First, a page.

That was rough.
“But I knew if my parents caught me, I couldn’t do it again, and that represented a future of not doing it,” Matt said. “I rationalized that it was better to do without it briefly, than forever.”
Then he found that the delayed gratification from leaving it at home was fantastic. “If you wait an hour, it feels great. But if you wait five hours, it feels unbelievable.”
At the end of the day, he would take a long, two-second draw, and keep it in his lungs, a practice called “zeroing,” because his body absorbed all the vapor, exhaling none. He’d zero it four or five times, feel dizzy, blink about 10 times, and then be fine.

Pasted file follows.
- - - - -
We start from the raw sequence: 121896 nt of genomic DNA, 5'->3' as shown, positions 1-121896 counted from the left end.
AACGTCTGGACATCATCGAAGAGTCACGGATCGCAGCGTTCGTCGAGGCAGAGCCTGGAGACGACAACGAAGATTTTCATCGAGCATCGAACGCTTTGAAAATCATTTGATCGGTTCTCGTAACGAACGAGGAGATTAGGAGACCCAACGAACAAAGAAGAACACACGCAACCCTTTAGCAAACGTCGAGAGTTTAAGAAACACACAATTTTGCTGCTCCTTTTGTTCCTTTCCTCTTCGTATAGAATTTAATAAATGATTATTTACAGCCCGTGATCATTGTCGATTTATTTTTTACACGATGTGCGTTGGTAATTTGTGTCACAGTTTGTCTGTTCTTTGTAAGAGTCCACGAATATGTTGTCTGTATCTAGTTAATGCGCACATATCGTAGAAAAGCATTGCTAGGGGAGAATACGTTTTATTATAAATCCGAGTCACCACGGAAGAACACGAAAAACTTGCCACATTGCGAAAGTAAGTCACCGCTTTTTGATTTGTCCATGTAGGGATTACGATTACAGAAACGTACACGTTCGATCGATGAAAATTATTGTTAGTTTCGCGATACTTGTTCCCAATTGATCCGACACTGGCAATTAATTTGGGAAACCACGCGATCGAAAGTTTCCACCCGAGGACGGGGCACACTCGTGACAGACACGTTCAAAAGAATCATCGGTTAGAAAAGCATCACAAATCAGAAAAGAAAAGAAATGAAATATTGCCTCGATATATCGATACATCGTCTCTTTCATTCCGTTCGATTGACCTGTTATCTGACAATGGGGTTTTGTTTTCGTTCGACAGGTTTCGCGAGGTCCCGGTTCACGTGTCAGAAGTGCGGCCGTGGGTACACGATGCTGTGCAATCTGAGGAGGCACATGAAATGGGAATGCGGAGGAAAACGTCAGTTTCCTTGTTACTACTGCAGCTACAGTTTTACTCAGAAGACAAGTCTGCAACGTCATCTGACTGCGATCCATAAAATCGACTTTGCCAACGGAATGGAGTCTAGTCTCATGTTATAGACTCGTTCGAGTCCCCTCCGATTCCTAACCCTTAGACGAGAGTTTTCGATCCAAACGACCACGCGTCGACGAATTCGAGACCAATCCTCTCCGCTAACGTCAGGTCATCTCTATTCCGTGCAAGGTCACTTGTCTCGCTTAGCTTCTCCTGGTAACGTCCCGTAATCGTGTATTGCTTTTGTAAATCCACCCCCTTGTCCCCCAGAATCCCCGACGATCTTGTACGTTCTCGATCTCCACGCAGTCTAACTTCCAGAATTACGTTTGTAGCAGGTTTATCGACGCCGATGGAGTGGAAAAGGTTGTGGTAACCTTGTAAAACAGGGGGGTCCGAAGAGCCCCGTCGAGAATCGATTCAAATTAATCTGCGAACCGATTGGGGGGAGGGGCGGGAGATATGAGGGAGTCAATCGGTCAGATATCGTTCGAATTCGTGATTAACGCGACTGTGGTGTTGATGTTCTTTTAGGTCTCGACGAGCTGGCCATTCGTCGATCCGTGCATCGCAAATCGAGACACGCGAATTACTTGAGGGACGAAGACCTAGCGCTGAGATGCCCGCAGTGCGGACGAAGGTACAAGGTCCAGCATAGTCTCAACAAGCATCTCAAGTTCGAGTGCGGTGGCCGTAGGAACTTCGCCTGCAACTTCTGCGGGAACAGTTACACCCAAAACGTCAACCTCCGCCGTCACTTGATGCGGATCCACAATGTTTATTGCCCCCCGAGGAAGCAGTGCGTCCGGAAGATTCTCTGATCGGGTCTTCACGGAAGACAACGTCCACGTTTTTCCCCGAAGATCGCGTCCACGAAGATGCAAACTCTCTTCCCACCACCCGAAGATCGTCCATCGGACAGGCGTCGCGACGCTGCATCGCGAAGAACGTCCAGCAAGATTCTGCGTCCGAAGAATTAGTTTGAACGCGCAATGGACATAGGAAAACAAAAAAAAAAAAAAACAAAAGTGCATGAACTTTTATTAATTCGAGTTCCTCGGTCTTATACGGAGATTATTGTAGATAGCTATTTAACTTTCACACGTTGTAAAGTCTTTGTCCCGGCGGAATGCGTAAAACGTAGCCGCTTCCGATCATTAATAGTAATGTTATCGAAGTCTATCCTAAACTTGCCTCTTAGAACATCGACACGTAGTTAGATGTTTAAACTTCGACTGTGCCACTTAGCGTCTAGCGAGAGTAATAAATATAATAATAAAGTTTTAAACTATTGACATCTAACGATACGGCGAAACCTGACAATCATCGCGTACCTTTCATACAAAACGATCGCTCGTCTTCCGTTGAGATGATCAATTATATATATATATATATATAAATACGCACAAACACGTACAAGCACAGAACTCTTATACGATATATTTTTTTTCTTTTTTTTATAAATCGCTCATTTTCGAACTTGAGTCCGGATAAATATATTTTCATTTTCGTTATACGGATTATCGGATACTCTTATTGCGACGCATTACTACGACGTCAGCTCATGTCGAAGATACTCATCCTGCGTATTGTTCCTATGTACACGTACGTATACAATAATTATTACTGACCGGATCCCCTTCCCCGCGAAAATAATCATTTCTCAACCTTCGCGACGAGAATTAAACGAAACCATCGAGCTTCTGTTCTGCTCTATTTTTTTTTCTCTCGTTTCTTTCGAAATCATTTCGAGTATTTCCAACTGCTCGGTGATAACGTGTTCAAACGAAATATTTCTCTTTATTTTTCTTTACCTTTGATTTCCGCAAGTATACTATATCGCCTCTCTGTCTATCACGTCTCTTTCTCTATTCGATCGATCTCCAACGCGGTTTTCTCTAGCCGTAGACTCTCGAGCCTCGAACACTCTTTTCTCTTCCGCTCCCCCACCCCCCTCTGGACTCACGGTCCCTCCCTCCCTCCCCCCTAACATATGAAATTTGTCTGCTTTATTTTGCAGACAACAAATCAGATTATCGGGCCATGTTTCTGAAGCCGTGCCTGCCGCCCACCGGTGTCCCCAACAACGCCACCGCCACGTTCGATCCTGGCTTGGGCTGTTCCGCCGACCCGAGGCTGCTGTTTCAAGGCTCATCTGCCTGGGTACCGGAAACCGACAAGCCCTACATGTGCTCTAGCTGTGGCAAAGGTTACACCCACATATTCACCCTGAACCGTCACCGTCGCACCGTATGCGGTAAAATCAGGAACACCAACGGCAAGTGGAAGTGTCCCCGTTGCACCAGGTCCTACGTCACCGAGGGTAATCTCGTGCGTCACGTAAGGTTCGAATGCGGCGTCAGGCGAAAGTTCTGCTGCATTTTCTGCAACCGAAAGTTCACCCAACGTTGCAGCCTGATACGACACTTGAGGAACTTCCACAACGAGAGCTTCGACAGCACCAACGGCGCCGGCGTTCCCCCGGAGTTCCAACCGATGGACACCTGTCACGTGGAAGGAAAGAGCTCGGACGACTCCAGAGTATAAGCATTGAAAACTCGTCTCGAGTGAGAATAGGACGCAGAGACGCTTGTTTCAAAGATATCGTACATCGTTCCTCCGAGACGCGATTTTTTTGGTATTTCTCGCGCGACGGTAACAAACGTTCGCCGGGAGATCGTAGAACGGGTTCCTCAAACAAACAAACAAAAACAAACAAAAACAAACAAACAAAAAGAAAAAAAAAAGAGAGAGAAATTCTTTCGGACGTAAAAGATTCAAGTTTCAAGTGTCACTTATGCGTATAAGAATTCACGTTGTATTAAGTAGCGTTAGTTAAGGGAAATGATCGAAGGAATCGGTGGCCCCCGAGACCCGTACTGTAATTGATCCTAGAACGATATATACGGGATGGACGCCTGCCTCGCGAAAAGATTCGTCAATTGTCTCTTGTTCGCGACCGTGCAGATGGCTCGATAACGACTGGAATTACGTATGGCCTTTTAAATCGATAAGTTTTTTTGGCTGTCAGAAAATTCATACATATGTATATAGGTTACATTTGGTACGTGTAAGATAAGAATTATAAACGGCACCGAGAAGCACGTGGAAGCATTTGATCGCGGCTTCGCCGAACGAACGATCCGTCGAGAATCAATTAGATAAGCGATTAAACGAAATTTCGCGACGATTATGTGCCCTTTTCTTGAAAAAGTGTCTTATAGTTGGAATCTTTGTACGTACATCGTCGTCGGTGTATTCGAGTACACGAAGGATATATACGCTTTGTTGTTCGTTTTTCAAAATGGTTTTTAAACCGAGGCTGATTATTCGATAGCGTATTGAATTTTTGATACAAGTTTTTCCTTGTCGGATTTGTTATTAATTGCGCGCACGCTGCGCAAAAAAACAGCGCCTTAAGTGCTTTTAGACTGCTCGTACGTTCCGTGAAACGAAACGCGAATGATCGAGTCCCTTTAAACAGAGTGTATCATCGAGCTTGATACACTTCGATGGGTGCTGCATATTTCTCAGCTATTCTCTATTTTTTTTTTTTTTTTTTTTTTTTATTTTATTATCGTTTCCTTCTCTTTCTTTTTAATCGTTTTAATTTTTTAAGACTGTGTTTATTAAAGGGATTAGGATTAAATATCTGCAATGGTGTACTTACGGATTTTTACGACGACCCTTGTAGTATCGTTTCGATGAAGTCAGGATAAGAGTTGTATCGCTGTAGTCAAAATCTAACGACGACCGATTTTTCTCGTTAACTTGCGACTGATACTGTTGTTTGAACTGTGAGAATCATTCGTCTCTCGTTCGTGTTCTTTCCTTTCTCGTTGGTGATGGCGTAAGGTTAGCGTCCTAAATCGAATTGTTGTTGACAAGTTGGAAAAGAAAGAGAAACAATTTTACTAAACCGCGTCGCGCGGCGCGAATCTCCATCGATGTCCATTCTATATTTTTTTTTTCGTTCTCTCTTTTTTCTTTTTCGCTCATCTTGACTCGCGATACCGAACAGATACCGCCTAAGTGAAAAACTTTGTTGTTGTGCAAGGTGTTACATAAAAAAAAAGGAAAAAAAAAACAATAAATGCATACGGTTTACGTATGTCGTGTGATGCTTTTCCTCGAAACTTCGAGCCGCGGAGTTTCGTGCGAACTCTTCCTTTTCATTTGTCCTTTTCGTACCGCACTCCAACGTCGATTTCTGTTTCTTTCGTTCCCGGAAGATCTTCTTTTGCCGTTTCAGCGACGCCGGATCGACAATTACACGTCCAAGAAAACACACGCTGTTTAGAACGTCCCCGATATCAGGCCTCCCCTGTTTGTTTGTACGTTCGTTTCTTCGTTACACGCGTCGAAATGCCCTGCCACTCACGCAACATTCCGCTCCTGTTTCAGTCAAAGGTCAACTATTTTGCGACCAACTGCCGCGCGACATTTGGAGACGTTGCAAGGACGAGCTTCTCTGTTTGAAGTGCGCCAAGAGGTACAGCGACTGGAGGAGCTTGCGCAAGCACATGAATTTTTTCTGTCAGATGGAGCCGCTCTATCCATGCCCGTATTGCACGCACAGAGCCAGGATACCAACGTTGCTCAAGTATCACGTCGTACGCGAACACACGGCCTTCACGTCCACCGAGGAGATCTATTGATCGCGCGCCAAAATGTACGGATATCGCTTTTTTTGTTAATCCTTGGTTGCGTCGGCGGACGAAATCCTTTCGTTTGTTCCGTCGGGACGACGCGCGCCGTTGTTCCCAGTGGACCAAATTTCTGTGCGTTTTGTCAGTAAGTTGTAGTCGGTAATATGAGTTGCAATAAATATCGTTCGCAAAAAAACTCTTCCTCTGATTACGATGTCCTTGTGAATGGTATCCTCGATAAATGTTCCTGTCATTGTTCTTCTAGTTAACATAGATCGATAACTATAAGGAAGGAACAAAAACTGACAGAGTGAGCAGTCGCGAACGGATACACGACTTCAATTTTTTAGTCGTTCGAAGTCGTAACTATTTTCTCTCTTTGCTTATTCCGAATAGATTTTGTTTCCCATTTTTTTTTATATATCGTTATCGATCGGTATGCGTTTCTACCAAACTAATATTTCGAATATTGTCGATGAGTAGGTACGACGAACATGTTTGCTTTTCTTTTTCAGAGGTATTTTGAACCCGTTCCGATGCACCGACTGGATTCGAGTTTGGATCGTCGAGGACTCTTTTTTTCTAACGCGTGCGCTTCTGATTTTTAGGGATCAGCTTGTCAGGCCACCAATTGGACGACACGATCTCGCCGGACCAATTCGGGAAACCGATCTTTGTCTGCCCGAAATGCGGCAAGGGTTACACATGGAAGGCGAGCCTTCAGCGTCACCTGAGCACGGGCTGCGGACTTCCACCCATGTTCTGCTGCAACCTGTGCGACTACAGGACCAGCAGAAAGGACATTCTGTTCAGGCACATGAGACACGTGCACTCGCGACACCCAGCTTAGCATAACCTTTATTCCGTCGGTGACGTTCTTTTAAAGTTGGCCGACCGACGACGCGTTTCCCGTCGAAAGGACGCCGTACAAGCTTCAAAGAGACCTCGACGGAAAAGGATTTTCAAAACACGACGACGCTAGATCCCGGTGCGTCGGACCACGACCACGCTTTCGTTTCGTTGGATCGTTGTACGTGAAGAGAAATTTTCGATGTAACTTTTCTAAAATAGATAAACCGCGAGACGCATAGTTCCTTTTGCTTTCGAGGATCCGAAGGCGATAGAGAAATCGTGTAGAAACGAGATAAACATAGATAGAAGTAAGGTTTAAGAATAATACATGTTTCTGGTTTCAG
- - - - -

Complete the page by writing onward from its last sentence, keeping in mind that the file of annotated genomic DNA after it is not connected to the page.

One day, Matt’s mother walked into his room to collect his dirty laundry. There was his backpack, unzipped, open.
The confrontation with his parents was epic.
David Murphy, Matt’s father, was startled by the extent of Matt’s Juul concealment. He hadn’t suspected something was amiss. Matt’s behavior never seemed appreciably altered.
The vaping had to end, Mr. Murphy ordered. “I said, ‘Nicotine is a lifelong burden. There’s a big company with its hand in your pocket, distracting your thought process continuously. Juuling is a huge undocumented risk. Now, how do we come back together as a family and solve this problem?”
Two hours into the tearful conversation, Matt concluded: “I could not justify the addiction anymore. And I realized my parents were my allies. Because I wanted to stop and they wanted me to stop.”
By JAN HOFFMAN
2,389 college students were surveyed on vaping by OneClass.com
The biggest findings were:
– Over 50% have seen a classmate vape during a lecture or in the library
– Only 29% want their schools to do something about it